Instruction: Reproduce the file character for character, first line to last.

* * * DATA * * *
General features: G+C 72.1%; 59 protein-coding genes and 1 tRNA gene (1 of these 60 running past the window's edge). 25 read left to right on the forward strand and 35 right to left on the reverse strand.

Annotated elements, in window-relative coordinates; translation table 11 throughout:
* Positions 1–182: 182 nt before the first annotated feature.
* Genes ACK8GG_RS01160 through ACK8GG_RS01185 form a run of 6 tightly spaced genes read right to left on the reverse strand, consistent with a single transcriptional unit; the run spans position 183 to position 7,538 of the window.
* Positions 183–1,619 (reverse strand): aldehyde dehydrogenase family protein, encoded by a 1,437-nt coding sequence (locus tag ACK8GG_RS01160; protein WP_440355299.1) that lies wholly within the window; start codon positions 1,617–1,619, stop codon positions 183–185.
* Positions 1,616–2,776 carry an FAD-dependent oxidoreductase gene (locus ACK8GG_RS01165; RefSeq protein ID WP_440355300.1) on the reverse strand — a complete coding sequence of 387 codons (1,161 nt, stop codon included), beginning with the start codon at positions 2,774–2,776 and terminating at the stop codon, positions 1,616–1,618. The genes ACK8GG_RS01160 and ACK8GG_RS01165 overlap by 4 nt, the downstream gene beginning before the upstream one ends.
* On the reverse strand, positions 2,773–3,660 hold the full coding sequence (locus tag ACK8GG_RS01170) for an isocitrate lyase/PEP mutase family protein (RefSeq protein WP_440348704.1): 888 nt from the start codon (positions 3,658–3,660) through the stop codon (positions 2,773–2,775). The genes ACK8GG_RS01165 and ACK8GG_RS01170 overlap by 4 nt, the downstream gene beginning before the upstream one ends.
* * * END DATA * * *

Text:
General features: G+C 72.1%; 59 protein-coding genes and 1 tRNA gene (1 of these 60 running past the window's edge). 25 read left to right on the forward strand and 35 right to left on the reverse strand.

Annotated elements, in window-relative coordinates; translation table 11 throughout:
* Positions 1–182: 182 nt before the first annotated feature.
* Genes ACK8GG_RS01160 through ACK8GG_RS01185 form a run of 6 tightly spaced genes read right to left on the reverse strand, consistent with a single transcriptional unit; the run spans position 183 to position 7,538 of the window.
* Positions 183–1,619 (reverse strand): aldehyde dehydrogenase family protein, encoded by a 1,437-nt coding sequence (locus tag ACK8GG_RS01160; protein WP_440355299.1) that lies wholly within the window; start codon positions 1,617–1,619, stop codon positions 183–185.
* Positions 1,616–2,776 carry an FAD-dependent oxidoreductase gene (locus ACK8GG_RS01165; RefSeq protein ID WP_440355300.1) on the reverse strand — a complete coding sequence of 387 codons (1,161 nt, stop codon included), beginning with the start codon at positions 2,774–2,776 and terminating at the stop codon, positions 1,616–1,618. The genes ACK8GG_RS01160 and ACK8GG_RS01165 overlap by 4 nt, the downstream gene beginning before the upstream one ends.
* On the reverse strand, positions 2,773–3,660 hold the full coding sequence (locus tag ACK8GG_RS01170) for an isocitrate lyase/PEP mutase family protein (RefSeq protein WP_440348704.1): 888 nt from the start codon (positions 3,658–3,660) through the stop codon (positions 2,773–2,775). The genes ACK8GG_RS01165 and ACK8GG_RS01170 overlap by 4 nt, the downstream gene beginning before the upstream one ends.